Skip navigation
 Can Generation Z Save Manufacturing from the ‘Silver Tsunami’

Can Gen Z Save Manufacturing from the ‘Silver Tsunami’?

One-third (32%) of Gen Z has had manufacturing suggested to them as a career option, as compared to only 18% of Millennials and 13% of the general population.

It seems that the efforts, over the past few years, of manufacturing companies showing up in classrooms and in the guidance counselors’ offices touting the field as a good career choice, is paying off.

A new study, 2019 L2L Manufacturing Index,  which examined the American public’s perceptions of U.S. manufacturing, found that adults in Generation Z (those aged 18-22) are 19% more likely to have had a counselor, teacher or mentor suggest they look into manufacturing as a viable career option when compared to the general population.

One-third (32%) of Generation Z has had manufacturing suggested to them as a career option, as compared to only 18% of Millennials and 13% of the general population.
Better still, the survey also found that Generation Z is intrigued by careers in manufacturing.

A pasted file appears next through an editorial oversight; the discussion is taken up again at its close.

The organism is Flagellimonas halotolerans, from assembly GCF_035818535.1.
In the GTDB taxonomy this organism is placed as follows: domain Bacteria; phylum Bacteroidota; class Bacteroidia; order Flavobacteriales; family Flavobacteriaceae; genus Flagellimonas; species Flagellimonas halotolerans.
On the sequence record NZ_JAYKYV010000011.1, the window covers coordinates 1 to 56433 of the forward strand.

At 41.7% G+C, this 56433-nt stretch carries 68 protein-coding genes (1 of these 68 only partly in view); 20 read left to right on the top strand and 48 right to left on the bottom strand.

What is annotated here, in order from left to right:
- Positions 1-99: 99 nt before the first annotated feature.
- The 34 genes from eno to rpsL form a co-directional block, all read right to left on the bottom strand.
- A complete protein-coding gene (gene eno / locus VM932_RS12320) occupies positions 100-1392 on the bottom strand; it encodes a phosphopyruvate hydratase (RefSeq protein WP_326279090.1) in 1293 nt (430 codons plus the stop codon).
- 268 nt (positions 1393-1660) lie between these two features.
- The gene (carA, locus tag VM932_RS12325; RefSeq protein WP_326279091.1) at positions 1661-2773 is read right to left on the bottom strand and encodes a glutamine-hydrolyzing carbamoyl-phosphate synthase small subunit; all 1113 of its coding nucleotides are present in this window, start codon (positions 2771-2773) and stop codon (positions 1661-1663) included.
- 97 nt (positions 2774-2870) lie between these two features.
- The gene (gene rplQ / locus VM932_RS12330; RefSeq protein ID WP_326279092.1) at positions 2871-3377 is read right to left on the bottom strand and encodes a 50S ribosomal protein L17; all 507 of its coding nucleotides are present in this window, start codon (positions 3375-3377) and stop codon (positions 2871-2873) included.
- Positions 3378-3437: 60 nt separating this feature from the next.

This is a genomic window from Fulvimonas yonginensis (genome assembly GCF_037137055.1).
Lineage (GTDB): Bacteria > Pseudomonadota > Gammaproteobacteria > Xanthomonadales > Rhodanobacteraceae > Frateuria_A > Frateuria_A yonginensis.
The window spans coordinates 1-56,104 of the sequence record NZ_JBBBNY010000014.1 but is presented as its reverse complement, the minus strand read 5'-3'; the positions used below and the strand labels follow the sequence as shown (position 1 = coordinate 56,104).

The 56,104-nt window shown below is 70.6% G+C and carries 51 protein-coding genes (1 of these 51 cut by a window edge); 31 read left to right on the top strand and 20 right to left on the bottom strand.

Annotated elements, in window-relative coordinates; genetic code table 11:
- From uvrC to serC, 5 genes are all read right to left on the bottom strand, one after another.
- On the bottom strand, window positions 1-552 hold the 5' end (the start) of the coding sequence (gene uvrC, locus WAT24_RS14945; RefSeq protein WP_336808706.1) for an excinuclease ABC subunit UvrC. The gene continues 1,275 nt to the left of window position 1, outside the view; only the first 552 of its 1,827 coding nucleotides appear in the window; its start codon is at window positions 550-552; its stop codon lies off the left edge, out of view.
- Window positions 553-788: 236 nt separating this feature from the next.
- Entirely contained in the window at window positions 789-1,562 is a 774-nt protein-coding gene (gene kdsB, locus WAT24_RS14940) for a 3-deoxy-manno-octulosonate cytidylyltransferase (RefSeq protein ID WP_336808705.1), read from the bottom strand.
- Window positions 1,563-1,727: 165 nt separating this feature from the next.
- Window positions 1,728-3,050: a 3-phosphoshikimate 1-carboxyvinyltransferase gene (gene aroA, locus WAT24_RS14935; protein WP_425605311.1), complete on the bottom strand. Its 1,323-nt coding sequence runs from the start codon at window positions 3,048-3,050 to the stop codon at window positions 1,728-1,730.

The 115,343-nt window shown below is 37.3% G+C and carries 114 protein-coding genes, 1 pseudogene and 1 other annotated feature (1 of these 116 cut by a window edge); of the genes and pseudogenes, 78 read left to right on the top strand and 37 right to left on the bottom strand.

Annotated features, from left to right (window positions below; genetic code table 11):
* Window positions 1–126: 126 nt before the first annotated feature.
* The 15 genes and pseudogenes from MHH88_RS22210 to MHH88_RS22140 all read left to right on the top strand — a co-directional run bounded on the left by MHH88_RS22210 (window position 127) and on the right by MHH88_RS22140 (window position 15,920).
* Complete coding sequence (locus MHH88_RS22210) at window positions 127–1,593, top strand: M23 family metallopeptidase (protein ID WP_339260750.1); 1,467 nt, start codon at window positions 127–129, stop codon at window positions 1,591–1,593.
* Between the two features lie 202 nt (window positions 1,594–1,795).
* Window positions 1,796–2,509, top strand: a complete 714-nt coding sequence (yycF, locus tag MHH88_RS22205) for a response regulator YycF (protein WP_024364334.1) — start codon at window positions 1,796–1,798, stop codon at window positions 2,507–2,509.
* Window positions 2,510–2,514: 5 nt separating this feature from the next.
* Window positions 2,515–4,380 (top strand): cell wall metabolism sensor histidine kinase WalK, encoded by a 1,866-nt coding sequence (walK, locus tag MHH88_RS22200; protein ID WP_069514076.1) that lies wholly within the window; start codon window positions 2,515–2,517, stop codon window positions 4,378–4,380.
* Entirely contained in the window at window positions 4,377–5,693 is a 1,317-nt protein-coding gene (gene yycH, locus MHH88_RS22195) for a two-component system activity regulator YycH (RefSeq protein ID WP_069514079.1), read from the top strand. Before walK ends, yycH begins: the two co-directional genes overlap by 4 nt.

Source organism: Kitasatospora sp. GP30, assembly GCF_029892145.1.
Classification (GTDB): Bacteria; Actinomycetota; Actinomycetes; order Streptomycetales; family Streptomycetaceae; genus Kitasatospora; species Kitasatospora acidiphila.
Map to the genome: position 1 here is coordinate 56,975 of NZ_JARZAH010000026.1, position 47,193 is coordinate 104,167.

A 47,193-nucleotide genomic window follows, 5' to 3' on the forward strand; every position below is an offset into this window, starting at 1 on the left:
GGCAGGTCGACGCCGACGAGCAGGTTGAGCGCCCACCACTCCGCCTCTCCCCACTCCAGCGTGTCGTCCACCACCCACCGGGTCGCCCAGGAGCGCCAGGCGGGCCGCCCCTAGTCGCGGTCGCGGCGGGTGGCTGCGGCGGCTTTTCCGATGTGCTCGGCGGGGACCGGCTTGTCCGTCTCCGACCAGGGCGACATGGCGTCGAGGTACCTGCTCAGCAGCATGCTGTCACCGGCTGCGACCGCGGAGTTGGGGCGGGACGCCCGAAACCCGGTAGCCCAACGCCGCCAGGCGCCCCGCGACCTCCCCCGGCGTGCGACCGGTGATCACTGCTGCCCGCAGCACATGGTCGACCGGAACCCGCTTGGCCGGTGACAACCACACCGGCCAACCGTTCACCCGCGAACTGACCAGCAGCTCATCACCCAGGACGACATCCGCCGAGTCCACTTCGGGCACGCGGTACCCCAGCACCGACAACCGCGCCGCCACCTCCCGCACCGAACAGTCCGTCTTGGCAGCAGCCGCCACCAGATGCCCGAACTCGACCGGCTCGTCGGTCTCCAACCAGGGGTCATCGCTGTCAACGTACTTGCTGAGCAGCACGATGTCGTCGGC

They are 7% more likely to consider working in the manufacturing industry and 12% less likely to view the manufacturing industry as being in decline, both compared against the general population.

These findings may be in relation to Generation Z having a larger exposure to the industry compared to previous generations with one-third (32%) having family members or friends working in the manufacturing industry, compared to 19% for Millennials and 15% for the general population.

“For many years, manufacturing has struggled to introduce and entice new workers to the industry,said Keith Barr,  CEO of  L2L, the lean manufacturing software company behind the survey.

“The industry has failed to compete with technology for their interest. Unfortunately, the industry hasn’t fully explained the dynamic, technology-driven environment of the modern plant floor. With Gen Z just moving into the workforce, we need to encourage their participation in modern manufacturing. If we don’t, I’m afraid the industry will be hit with the negative effects of the Silver Tsunami.”

Misconceptions Remain

As Baby Boomers are beginning to retire, jobs are opening up, thus the Silver Tsunami. According to the latest government data, there are now 522,000 open manufacturing jobs in the United States (an all-time high), and a recent report from Deloitte and The Manufacturing Institute (the National Association of Manufacturer’s social-impact arm) projects that 2.4 million manufacturing jobs will go unfilled over the next decade.

To fill these jobs more work will need to be done as misconceptions about the industry persist. For example, the study revealed that over half (53%) of the general population assumes the average salary of a mid-level manufacturing manager is under $60,000. In reality, the average salary for a manufacturing manager in 2018 was $118,500, according to the 2018 Salary Survey report from IndustryWeek.